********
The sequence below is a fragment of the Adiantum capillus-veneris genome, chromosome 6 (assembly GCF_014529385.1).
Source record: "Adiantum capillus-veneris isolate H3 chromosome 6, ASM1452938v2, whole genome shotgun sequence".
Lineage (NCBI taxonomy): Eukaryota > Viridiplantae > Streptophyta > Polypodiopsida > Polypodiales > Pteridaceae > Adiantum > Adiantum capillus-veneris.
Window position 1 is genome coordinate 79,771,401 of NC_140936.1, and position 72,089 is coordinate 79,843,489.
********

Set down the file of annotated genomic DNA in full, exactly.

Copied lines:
The sequence below is a fragment of the Adiantum capillus-veneris genome, chromosome 6 (assembly GCF_014529385.1).
Source record: "Adiantum capillus-veneris isolate H3 chromosome 6, ASM1452938v2, whole genome shotgun sequence".
Lineage (NCBI taxonomy): Eukaryota > Viridiplantae > Streptophyta > Polypodiopsida > Polypodiales > Pteridaceae > Adiantum > Adiantum capillus-veneris.
Window position 1 is genome coordinate 79,771,401 of NC_140936.1, and position 72,089 is coordinate 79,843,489.